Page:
o Accuracy of results
When the patient is diagnosed or tests are conducted than the patients are looking for accurate results so that the proper treatment can be carried out but any flaws in results can lead towards wrong medications.
Cost is a major constrain for most of the patients at health care clinics. Often the clinics are very high visiting fees.
o Cleanliness and safety
Another quality management issue to the customers is regarding the cleanliness and safety of health care clinics. If the biomedical waste is improperly stored and there are chances of exposure of patients than it will have bad impact on clients. This infectious waste has potential for developing diseases to customers. Other safety issues include the safe disposal of used syringes, properly sterilized equipment in treatment and surgery.
· Practitioner considerations
The practitioners include the laboratory workers, lab attendants and the doctors.
Action plans and strategies:
Procedures and record documents
§ Create, review and approve new documents regarding QM in Clinic.
§ Improvements in documents
§ Control of documents
§ Use of external sources of documentation
§ Record keeping
§ Heir authentic people for developing the strategies
§ Find where there is
need of improvement
§ identification, classification, and review of documents
§ Title, date of issue, number of pages, name of author, authority of issue, source identification.
§ Changing or improving document & implementation in clinic
§ Improvement in the record keeping periodically or when needed. Disposal of confidential records in proper way
Quality management in clinic in compliance with all governmental and organizational requirements
§ Define the level of authority and responsibilities
§ Internal auditing
§ Keep a record of documentation of what activities are performed along with the authority names.
Ensure methods to meet the needs of patients and needs of clinical personnel’s responsible for patient care
§ Executive management for designing, implementing, maintaining and improving the QMS
§ Perform ongoing strategic planning that centers on quality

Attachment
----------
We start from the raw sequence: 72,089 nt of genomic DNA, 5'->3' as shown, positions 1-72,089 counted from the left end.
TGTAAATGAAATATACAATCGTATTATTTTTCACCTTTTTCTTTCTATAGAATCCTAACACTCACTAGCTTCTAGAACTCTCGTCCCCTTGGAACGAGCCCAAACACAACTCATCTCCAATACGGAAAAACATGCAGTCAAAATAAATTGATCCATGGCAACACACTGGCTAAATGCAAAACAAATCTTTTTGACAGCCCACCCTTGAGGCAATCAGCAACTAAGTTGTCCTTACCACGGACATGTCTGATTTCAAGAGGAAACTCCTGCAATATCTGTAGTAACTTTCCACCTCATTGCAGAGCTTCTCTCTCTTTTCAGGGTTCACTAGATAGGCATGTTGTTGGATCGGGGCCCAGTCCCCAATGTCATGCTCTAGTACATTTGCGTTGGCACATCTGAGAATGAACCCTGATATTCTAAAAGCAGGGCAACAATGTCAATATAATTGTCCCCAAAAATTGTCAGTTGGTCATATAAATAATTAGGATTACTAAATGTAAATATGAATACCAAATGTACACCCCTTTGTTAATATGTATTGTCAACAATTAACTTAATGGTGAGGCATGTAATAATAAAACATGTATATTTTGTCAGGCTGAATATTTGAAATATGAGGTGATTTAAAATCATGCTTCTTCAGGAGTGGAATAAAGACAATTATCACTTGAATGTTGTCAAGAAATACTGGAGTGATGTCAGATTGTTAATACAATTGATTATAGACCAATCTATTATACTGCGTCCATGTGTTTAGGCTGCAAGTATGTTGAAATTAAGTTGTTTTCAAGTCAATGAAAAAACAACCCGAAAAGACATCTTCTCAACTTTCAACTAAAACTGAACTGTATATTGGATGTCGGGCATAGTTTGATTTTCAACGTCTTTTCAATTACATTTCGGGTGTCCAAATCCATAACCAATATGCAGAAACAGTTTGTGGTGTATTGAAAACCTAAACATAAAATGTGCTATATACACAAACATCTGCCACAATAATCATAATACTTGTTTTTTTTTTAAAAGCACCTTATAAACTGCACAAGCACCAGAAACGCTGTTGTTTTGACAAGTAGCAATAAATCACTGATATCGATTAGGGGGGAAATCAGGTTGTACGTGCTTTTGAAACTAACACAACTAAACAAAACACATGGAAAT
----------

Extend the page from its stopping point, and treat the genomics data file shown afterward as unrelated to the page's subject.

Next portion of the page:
§ Monitor the budget and rank the projects
§ Develop and maintain a quality manual.
James M. Levett (2005), a chief medical officer of Physicians at Clinic of Iowa propsed six procedures required by the standard for ISO 9001:2000 include: Control of documents, Control of records, Control of internal audits, Control on nonconformities, Control of corrective actions, Control of preventive actions.
Some benefits to Health care clinics:
Mickey Christensen (2010) stated some benefits to health care clinics although he withheld the names of the clinics. These commonly found benefits were:
§ By adopting QM more consistent approach is provided for care.
§ It saved about $130,000 per year by better planning and management.
§ Doctors feel data from calibrated equipment more reliable and accurate.
§ Reduced number of forms and documents.
§ Improved overall efficiency.
§ Improvement in patient satisfaction
The quality management system is very important need for managing the processes and activities in a health care clinic. It is required along every step of the work flow process either its pre examination, during examination or post examination. The Essential elements of QM in HCC include personnel’s, documentation records, equipment, personal control, process control, and purchase and inventory. For adopting a QMS in a HCC it’s necessary to keep proper records and maintain documentation, involve internal and external QM teams, audits, and inspection and implementation programs. There are many benefits for adopting QMS which includes the improvement of efficiency, meeting universal standards, clients’ satisfaction and increase in customers.
Campbell,R.J. (2008). Change Management in Health Care. The Health Care Manager, Volume 27, Number 1, pp. 23–39
Christensen,M. (2010). Quality management in health care organizations. TQM Systems. Baton Rouge. LA, USA.
Herman, R.C.,Ranger,J.L., et.al. (2000). Developing a Quality Management System for Behavioral Health care. The Cambridge Health Alliance Experience, Center for Quality Assessment and Improvement in Mental Health, Cambridge, MA 02139.
James, B. (1989). Quality Management for Health Care Delivery, the Hospital Research and Educational Trust, Chicago.
Levett,J.M. (2005). Implementing an ISO 9001 Quality Management System in a MultiSpecialty Clinic. Clinic of Iowa in Cedar Rapids. Iowa.